5 Things Boeing Co. Management Wants You to Know

On Wednesday, Boeing (NYSE: BA) reported solid earnings for the final quarter of 2016. Just as importantly, the company offered a relatively favorable outlook for 2017, punctuated by its guidance that free cash flow will rise by roughly $550 million year over year, reaching nearly $8.5 billion.

After the earnings release, Boeing executives spent some time discussing the company's results and outlook with analysts and the media. Here are five key points that they emphasized.

Expecting a soft landing for aircraft orders

Boeing has experienced a fairly sharp decline in its annual order intake over the past few years. Between 2012 and 2014, Boeing received 3,990 net commercial airplane orders: an average of 1,330 per year. By contrast, net orders plunged to 768 in 2015 and 668 in 2016. Some analysts expect another big decline in orders this year.

Aircraft order activity has cooled off since 2014. Image source: Boeing.

However, Muilenberg expects order activity to remain stable relative to 2016. Aircraft deliveries will continue to outpace orders, but not by an alarming amount. Given the massive size of Boeing's backlog -- it still has about 5,700 firm orders on the books -- a minor slowdown in order activity like this isn't a cause for worry.

Financial metrics will continue to improve beyond 2017

In the earnings release, Boeing forecast that while revenue will decline in 2017, all of its other key business metrics will improve. However, with monthly deliveries of the cash-cow 777 model set to decline by half over the next year or so, investors were understandably nervous about the outlook for 2018.

Smith provided some reassurance on that front. Improving profitability across multiple programs -- on both a cash and a non-cash basis -- will more than offset the negative impact of slowing 777 production. As a result, the company's preliminary outlook calls for all key financial metrics to increase in 2018.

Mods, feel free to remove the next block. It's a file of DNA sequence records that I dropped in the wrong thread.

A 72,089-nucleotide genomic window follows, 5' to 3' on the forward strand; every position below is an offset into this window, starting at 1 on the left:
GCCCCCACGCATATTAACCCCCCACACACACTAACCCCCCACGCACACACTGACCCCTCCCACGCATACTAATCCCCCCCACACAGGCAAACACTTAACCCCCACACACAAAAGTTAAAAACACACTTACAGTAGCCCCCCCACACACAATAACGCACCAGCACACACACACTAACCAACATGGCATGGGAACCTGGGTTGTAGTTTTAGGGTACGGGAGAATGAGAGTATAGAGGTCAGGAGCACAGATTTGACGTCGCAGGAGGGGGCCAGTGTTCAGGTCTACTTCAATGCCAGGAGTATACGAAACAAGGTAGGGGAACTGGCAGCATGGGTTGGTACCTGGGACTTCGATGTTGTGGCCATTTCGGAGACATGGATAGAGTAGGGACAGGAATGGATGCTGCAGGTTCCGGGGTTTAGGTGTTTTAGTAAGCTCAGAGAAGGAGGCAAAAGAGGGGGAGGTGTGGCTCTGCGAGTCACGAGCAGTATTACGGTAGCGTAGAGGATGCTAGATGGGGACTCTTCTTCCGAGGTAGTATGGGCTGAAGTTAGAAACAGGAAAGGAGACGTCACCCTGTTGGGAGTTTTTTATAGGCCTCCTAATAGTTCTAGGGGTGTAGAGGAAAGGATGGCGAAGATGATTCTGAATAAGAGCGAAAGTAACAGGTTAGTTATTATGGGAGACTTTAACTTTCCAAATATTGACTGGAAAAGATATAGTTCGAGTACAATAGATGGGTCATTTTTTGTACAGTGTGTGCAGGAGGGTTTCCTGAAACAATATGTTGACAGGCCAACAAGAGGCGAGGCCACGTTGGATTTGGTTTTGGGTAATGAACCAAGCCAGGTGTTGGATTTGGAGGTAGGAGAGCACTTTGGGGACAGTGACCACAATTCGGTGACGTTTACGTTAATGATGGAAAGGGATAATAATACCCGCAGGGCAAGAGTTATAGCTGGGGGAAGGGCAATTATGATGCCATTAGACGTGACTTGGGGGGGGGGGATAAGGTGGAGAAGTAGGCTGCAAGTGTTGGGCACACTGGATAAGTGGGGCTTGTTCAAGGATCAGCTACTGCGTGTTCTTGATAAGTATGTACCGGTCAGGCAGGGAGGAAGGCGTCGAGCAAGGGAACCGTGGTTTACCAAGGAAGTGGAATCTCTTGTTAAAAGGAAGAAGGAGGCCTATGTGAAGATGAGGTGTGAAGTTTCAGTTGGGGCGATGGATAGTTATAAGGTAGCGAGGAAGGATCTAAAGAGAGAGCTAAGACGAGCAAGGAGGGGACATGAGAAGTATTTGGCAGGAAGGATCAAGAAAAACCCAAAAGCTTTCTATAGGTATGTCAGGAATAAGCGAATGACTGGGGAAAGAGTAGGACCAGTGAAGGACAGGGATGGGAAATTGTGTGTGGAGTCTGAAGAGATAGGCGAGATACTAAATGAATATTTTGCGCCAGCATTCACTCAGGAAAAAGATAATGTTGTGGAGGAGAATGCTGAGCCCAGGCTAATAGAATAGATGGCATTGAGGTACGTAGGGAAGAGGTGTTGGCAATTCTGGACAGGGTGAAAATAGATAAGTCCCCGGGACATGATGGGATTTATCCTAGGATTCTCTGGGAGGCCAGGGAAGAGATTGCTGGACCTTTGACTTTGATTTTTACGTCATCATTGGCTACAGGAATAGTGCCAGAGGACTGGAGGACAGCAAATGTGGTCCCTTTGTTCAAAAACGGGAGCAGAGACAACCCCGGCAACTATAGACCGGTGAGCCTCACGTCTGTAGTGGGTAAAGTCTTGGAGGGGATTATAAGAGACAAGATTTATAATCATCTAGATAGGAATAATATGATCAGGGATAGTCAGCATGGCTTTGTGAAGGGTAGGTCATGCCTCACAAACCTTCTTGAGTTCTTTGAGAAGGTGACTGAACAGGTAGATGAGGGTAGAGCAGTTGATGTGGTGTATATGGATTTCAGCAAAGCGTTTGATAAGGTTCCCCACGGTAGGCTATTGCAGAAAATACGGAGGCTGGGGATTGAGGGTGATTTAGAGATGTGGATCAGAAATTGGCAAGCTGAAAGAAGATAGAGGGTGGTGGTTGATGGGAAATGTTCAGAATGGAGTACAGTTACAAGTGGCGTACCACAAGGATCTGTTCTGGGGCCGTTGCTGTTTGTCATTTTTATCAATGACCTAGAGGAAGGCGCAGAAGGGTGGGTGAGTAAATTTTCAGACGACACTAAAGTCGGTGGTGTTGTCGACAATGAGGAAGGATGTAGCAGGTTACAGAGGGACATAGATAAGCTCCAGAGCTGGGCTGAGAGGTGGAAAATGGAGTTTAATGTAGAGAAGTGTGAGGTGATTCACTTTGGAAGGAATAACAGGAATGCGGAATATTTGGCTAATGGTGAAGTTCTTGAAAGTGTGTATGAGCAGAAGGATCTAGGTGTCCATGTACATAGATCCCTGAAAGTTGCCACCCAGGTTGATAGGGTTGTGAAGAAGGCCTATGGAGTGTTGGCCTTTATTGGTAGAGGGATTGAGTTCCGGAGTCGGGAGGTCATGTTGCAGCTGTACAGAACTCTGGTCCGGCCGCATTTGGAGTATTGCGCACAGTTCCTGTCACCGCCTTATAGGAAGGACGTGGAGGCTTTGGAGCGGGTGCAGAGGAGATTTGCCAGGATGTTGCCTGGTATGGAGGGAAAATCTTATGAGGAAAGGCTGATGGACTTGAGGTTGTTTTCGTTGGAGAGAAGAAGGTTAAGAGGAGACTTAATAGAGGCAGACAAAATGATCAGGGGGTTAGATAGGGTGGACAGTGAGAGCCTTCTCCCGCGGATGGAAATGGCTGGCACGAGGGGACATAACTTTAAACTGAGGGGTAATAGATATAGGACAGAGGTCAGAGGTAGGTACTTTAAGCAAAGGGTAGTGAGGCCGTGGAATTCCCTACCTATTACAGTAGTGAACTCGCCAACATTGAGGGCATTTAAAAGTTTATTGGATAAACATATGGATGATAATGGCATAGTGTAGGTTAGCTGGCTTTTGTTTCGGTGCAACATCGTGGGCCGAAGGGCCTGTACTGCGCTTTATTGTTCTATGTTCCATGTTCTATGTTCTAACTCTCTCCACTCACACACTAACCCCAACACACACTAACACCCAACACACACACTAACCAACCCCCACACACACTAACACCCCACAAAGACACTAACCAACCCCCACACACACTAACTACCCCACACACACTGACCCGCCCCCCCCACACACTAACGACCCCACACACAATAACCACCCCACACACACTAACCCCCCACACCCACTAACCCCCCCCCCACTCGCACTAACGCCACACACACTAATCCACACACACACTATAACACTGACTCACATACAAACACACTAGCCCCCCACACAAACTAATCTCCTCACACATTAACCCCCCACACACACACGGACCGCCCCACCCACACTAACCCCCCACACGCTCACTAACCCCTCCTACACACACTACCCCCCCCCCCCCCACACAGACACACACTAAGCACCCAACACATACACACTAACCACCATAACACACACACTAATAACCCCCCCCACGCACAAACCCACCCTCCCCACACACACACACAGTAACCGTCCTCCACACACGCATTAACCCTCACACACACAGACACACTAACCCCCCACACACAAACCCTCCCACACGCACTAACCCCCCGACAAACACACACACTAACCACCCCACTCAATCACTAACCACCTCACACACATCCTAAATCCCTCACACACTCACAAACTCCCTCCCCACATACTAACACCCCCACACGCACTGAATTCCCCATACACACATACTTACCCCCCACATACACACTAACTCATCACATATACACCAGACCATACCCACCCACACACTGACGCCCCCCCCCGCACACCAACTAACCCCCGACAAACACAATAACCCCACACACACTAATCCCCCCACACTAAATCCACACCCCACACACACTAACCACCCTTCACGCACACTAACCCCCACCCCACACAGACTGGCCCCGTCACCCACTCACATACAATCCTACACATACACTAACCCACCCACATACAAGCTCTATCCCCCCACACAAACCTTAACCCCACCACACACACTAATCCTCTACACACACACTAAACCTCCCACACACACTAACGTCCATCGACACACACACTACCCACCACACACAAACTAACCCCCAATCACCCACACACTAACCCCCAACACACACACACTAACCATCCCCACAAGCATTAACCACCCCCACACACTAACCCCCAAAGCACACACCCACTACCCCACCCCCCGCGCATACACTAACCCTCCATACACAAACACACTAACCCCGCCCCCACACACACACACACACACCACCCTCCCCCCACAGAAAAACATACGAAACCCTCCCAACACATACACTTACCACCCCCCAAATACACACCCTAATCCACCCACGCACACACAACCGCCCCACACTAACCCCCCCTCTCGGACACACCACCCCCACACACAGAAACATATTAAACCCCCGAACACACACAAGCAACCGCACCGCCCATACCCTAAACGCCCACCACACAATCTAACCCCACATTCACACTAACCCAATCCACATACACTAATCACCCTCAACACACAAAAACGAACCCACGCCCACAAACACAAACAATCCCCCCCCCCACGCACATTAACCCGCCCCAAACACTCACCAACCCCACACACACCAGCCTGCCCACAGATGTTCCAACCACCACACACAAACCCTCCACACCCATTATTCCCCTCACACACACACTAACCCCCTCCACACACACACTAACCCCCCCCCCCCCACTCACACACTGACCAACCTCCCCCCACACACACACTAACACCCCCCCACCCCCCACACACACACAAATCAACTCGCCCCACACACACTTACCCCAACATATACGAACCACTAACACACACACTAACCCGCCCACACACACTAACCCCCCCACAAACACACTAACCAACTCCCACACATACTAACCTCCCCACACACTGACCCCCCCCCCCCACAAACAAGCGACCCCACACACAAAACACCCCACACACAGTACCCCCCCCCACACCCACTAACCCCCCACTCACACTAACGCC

Another tanker charge -- but the worst is over

Boeing recorded another charge on its troubled KC-46 Pegasus military tanker program last quarter, this time totaling $312 million before tax. Cumulative cost overruns on the program have now surpassed $2 billion.

That said, while management wouldn't rule out the possibility of further charges in 2017, the risk of another major setback is decreasing. Boeing hasn't identified any new problems in the past couple of quarters. Its main challenge now is incorporating various recent design changes into the first batch of tankers that will be delivered starting later this year.

Thus, there is a light at the end of the tunnel. Indeed, Boeing expects the tanker program to turn cash positive in 2018 and become a reliable source of cash flow for decades thereafter.

The next-gen 777X remains on track

Given the steep drop in demand experienced by the 777 program recently, it is more important than ever to get production of the next-generation 777X model up and running smoothly. While Boeing hasn't received any 777X orders for a while, it does have a backlog of 320 firm orders. Furthermore, the efficiency benefits of the new models will make them much more marketable in the long run than the current-generation 777.

Development of the 777X remains on track. Image source: Boeing.

So far, everything is on track. Development is proceeding smoothly and Boeing has already started to build some parts for the first 777X test model. While it may not be possible to put the 777X into service ahead of schedule -- as is expected for the new 737 MAX -- there should be no problem having it ready by early 2020, as planned.

Services represents a huge long-term growth opportunity

One of Boeing's biggest opportunities over the next decade will be growing its high-margin services business. To hone its focus on this area, Boeing decided in late 2016 to create a third major business unit focused on services, combining parts of its current commercial and defense segments. This business unit will be up and running by Q3 2017.

In 2016, the services portion of Boeing's defense segment produced an operating profit of about $1.3 billion on $10 billion of revenue. The commercial services business is somewhat smaller. However, Boeing sees an opportunity to grow its annual services revenue to as much as $50 billion in the long run by gaining share and participating in long-term market growth.

That's an ambitious goal. But if Boeing manages to achieve it, services would eventually become one of the company's biggest sources of profit.

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Adam Levine-Weinberg owns shares of Boeing. The Motley Fool has no position in any of the stocks mentioned. The Motley Fool has a disclosure policy.